The gameplay and controls are Drakengard 3’s weakest asset, unfortunately. It’s a hack-and-slasher of the most pedestrian sort, with simple strings of combinations that are unlocked as you level up the various weapons you can equip. I found the combat to be unimaginative and flat. Enemies sponge damage until they decide it’s time for them to do their unblockable maneuver, at which point you have to either dodge out of the way or eat big damage. In certain areas, you can summon Mikhail to come down and help you pound on the enemies, but it’s not as cool or exciting as it sounds. Personally, I’ve often found the enemy invincibility window mechanic of beat ‘em ups rather frustrating, as good games of this type reward players for getting the drop on their enemies while, at the same time, challenging them with other threats in their proximity (such as circling foes readying abilities you have to be looking out for, counterstriking and parrying.) If the game had a more hardcore fighting engine, I might have bothered getting good at it, but it was clear that Access Games was only so interested in, or perhaps capable of, making the experience a robust one. The technical shortcomings even show in the graphics; Zero, her sisters and the NPC companions are all extremely fluid and well rendered, but everything else looks neglected. It feels like there weren’t enough resources to go around, so they chose to make the things you would spend the most time with look better. Frame rate issues also abounded, a sometimes-crippling flaw for an action game.
It’s hard to even say it’s a good effort by the devs, as there aren’t really that many enemy types. Ranged foes, teleporting wizards and larger enemies often deal cheap, punishing damage and can spam hits while you are down or recovering. These are not the hallmarks of good hack-and-slash game design and the whole thing feels rather untested. Methodical approaches to combat, such as in From Software’s Souls series, fare little better, as enemies can take a long time to expose their weaknesses, and the whole process just becomes a chore. The fighting isn’t technical enough to entice aggressive play and it isn’t deliberate enough to invite a more patient style. Combat is dull and unrewarding overall, and no sense of accomplishment is achieved by winning an encounter.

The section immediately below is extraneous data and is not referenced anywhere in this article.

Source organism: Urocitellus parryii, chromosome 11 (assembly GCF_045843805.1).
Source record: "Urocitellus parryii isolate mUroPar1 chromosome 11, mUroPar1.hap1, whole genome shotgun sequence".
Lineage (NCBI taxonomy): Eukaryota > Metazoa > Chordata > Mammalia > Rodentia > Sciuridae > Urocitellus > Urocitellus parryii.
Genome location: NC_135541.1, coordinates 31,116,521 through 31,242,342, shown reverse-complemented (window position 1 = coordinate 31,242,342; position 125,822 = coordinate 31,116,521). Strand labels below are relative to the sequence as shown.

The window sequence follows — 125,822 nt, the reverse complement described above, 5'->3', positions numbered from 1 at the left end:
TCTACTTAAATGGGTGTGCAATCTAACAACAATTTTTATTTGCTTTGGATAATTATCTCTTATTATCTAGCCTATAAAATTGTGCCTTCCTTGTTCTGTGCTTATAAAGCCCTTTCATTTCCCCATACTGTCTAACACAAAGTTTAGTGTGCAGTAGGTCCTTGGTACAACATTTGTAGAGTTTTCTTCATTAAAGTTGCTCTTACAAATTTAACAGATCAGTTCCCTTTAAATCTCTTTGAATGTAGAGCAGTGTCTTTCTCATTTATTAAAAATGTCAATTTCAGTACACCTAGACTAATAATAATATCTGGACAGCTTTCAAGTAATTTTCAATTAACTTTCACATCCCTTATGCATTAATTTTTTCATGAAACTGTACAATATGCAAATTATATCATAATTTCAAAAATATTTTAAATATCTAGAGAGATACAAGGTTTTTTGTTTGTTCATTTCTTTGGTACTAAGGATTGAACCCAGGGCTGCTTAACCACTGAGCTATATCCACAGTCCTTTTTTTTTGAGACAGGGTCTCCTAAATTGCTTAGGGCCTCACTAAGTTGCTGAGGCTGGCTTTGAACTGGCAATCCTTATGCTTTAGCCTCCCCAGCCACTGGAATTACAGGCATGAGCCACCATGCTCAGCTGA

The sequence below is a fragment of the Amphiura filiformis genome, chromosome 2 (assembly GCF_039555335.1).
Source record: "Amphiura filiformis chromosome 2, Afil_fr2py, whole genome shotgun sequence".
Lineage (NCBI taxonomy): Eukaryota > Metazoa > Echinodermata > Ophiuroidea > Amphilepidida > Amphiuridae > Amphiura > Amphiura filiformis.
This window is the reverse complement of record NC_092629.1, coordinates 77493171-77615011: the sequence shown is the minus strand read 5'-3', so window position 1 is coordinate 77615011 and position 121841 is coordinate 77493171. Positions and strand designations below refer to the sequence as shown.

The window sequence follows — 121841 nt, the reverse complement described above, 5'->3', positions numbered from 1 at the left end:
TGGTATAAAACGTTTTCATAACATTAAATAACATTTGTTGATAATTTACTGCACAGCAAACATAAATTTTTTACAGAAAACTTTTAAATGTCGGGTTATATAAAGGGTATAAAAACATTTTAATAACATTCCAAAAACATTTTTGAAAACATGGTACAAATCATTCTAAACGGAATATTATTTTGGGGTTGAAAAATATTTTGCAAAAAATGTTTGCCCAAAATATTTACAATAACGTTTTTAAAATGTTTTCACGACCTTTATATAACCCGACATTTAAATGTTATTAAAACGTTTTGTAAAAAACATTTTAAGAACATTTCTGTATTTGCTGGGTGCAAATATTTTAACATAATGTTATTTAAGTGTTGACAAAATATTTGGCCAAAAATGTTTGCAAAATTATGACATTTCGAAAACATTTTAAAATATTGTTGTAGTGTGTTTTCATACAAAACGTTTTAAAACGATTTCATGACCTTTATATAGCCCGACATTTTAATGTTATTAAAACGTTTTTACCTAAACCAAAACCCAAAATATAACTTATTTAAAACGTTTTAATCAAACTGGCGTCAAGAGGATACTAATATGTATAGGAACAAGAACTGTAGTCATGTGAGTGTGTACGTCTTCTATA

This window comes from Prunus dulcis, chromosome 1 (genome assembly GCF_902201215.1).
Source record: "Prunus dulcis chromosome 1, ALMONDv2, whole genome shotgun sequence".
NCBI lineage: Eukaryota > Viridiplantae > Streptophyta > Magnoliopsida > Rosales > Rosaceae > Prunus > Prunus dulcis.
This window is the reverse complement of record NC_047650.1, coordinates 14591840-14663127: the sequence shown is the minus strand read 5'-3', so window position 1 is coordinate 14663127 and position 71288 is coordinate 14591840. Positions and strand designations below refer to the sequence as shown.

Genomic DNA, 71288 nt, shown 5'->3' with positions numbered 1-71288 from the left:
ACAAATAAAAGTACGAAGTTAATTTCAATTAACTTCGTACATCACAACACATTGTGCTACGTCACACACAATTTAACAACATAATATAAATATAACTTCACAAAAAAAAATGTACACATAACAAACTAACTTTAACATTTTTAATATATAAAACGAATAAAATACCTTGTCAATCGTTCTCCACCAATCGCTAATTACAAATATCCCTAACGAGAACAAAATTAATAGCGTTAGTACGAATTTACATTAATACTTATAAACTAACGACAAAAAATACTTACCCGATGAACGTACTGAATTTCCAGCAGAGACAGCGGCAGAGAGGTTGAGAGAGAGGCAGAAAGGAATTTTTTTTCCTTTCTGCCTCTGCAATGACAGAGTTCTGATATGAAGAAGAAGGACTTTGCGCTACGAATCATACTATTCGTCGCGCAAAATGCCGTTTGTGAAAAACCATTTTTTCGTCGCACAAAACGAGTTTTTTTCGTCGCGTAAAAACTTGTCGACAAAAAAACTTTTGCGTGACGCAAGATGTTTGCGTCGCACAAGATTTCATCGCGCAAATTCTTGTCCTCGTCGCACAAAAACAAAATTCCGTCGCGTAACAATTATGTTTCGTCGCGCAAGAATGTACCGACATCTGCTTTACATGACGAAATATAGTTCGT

There is one engaging element of the combat engine derived from the narrative and that is Intoner Mode, an enhanced state where Zero is faster, regenerates health and deals more damage. Zero and her sisters are Intoners, meaning that they have the ability to sing songs that grant the power to alter reality. The way Zero builds the meter to use this ability is by getting the blood of her enemies on her. As you hack your way through a stage, copious amounts of gore will splatter forth and cover you. These crimson stain effects remain for the entire level and, when the meter is full, you can trigger Intoner Mode. You still take damage, but you also recover health while in this state. The coolest aspect of Intoner Mode is the song Zero sings while she cuts down her enemies, as it adds a heightened sense of tension to the bloodletting. It’s very empowering and is the brightest spot on an otherwise mundane combat engine.
There are ways you can improve your combat abilities and you’ll need to take advantage of them to see things through to the end. There is a camp hub where you can level up your gear and take side missions to earn more money to buy new weapons and gather the raw materials for the necessary upgrades. Establishing synergy with the various NPCs by taking them with you on missions also grants you special weapons that would otherwise be inaccessible. You can repeat the side missions as many times as you like, with any pair of NPCs you prefer, in order to build up experience, currency and materials. As many of the stages are tedious and filled with annoying enemies, your best bet is to find a good grinding balance so you aren’t spending too much time slogging your way through the more frustrating zones over and over. Finally, you can interact with NPCs between missions at the camp and I strongly recommended you view every conversation available in the game. They are a wonderfully weird cast of characters.